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    ABSTRACT: The genetic architecture of human diseases governs the success of genetic mapping and the future of personalized medicine. Although numerous studies have queried the genetic basis of common disease, contradictory hypotheses have been advocated about features of genetic architecture (for example, the contribution of rare versus common variants). We developed an integrated simulation framework, calibrated to empirical data, to enable the systematic evaluation of such hypotheses. For type 2 diabetes (T2D), two simple parameters—(i) the target size for causal mutation and (ii) the coupling between selection and phenotypic effect—define a broad space of architectures. Whereas extreme models are excluded by the combination of epidemiology, linkage and genome-wide association studies, many models remain consistent, including those where rare variants explain either little (<25%) or most (>80%) of T2D heritability. Ongoing sequencing and genotyping studies will further constrain the space of possible architectures, but very large samples (for example, >250,000 unselected individuals) will be required to localize most of the heritability underlying T2D and other traits characterized by these models.
    Nature Genetics 10/2013; 45(12):1418-1427.
  • [Show abstract] [Hide abstract]
    ABSTRACT: Levels of low-density lipoprotein (LDL) cholesterol, high-density lipoprotein (HDL) cholesterol, triglycerides and total cholesterol are heritable, modifiable risk factors for coronary artery disease. To identify new loci and refine known loci influencing these lipids, we examined 188,577 individuals using genome-wide and custom genotyping arrays. We identify and annotate 157 loci associated with lipid levels at P < 5 × 10−8, including 62 loci not previously associated with lipid levels in humans. Using dense genotyping in individuals of European, East Asian, South Asian and African ancestry, we narrow association signals in 12 loci. We find that loci associated with blood lipid levels are often associated with cardiovascular and metabolic traits, including coronary artery disease, type 2 diabetes, blood pressure, waist-hip ratio and body mass index. Our results demonstrate the value of using genetic data from individuals of diverse ancestry and provide insights into the biological mechanisms regulating blood lipids to guide future genetic, biological and therapeutic research.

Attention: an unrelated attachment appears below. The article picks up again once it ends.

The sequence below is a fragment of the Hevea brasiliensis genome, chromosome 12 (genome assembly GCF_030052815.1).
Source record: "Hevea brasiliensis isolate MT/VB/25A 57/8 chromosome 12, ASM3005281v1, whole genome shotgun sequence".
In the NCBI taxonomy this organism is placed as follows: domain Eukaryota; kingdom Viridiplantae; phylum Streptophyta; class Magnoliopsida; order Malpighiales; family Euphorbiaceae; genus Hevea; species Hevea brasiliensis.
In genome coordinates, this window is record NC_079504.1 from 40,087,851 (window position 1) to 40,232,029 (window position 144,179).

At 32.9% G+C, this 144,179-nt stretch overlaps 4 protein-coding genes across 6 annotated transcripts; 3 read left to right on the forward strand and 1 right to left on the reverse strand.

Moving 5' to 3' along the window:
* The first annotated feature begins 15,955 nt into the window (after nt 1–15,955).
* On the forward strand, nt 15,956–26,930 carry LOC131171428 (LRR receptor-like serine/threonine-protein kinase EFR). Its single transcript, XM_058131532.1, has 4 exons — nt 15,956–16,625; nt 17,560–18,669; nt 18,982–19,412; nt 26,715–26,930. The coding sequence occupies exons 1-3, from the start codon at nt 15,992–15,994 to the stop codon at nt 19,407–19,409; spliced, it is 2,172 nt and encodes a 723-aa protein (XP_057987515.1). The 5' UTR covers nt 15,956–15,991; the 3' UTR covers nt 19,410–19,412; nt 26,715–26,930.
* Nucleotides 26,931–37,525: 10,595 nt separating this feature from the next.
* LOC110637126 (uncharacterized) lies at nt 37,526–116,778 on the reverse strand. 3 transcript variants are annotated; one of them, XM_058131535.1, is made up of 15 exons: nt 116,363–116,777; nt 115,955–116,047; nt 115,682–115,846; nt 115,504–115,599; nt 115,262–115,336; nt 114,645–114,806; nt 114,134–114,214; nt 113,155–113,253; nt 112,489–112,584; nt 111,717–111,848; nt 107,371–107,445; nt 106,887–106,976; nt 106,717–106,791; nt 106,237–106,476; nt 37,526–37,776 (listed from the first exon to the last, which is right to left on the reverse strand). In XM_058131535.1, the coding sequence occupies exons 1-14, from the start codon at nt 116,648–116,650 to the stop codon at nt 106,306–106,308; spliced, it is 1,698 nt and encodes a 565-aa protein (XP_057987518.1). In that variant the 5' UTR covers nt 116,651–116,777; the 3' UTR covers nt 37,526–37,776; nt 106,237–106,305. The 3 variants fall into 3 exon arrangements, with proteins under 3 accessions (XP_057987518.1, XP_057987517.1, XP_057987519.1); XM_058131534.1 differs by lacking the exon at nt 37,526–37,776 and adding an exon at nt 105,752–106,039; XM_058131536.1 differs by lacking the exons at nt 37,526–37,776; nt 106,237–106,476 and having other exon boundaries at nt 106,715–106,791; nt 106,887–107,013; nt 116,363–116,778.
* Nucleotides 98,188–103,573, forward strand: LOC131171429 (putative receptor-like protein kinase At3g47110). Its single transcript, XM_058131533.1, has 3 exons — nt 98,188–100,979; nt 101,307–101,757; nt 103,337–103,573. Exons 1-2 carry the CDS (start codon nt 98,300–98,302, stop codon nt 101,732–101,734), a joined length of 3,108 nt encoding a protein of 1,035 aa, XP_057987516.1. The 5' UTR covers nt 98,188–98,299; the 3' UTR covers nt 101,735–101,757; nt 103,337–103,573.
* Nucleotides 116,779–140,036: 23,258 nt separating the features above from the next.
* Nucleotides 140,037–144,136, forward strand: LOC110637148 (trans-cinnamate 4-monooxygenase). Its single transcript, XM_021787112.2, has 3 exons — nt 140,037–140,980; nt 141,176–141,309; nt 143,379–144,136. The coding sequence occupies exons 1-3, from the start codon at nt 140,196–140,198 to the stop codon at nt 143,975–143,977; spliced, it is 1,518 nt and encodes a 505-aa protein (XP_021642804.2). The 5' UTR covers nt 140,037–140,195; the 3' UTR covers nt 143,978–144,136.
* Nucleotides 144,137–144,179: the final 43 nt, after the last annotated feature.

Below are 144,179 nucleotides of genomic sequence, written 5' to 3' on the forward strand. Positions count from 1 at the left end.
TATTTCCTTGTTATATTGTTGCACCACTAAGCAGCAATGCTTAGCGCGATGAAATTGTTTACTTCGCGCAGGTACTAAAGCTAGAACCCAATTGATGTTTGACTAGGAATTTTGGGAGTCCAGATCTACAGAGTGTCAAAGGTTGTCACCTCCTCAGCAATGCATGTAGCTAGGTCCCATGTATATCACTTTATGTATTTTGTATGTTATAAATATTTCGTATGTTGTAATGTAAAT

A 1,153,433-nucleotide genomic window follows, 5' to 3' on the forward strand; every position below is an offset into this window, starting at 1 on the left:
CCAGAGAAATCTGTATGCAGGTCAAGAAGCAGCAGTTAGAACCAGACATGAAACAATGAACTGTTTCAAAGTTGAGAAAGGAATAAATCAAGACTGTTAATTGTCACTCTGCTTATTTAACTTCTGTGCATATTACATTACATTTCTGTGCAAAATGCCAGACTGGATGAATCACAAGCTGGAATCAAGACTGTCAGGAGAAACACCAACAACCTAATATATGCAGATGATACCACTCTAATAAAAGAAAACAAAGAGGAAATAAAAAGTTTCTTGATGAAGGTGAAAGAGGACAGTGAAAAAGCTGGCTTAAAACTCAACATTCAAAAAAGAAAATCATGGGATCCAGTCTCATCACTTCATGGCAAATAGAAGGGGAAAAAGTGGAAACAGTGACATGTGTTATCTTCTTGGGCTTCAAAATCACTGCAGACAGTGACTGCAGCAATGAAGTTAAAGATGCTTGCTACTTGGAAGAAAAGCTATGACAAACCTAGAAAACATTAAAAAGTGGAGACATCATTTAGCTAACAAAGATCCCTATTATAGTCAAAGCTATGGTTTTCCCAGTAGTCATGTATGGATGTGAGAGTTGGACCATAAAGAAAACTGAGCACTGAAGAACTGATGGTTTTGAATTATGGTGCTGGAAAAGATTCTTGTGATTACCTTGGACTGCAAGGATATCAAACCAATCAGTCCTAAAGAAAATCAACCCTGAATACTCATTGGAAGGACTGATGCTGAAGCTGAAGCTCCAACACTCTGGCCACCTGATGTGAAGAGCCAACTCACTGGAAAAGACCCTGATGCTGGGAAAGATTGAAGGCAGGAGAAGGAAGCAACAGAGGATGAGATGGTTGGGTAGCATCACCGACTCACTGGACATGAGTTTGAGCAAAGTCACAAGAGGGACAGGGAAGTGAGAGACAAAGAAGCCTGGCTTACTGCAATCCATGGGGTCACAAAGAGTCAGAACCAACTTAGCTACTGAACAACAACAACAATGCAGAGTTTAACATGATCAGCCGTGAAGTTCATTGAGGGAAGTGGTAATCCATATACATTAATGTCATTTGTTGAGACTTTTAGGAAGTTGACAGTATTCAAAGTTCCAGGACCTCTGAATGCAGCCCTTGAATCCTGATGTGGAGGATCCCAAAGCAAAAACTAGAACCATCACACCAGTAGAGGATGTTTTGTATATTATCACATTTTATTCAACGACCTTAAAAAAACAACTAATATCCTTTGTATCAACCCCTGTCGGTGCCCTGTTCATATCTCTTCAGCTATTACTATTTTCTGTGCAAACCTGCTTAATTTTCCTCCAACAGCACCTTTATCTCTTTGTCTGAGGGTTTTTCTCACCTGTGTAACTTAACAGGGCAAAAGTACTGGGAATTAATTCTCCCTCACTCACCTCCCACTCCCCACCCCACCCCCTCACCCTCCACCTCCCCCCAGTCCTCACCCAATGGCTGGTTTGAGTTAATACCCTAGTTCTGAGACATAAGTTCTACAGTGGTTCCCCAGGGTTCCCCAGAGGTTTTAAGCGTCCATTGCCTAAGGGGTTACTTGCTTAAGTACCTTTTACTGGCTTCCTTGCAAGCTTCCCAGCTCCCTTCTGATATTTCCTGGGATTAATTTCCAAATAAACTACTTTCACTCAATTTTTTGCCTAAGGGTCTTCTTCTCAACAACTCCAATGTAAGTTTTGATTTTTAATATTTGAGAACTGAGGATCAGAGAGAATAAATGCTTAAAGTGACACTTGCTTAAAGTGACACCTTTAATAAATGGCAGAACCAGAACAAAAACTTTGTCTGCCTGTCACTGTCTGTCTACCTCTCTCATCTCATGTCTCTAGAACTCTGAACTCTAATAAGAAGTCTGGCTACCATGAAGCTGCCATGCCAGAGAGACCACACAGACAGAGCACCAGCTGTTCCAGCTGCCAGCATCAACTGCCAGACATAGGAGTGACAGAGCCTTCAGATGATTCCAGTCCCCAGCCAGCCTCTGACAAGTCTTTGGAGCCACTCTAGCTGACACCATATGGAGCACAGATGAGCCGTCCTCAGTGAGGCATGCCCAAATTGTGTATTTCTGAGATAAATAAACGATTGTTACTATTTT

Nature Genetics 10/2013; 45(11):1274-1283.
  • Nature Genetics 08/2013;
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    ABSTRACT: During aging, intracranial volume remains unchanged and represents maximally attained brain size, while various interacting biological phenomena lead to brain volume loss. Consequently, intracranial volume and brain volume in late life reflect different genetic influences. Our genome-wide association study (GWAS) in 8,175 community-dwelling elderly persons did not reveal any associations at genome-wide significance (P < 5 x 10(-8)) for brain volume. In contrast, intracranial volume was significantly associated with two loci: rs4273712 (P = 3.4 x 10(-11)), a known height-associated locus on chromosome 6q22, and rs9915547 (P = 1.5 x 10(-12)), localized to the inversion on chromosome 17q21. We replicated the associations of these loci with intracranial volume in a separate sample of 1,752 elderly persons (P = 1.1 x 10(-3) for 6q22 and 1.2 x 10(-3) for 17q21). Furthermore, we also found suggestive associations of the 17q21 locus with head circumference in 10,768 children (mean age of 14.5 months). Our data identify two loci associated with head size, with the inversion at 17q21 also likely to be involved in attaining maximal brain size.
    Nature Genetics 07/2013; 44:539-544.
  • Nature Genetics 04/2013;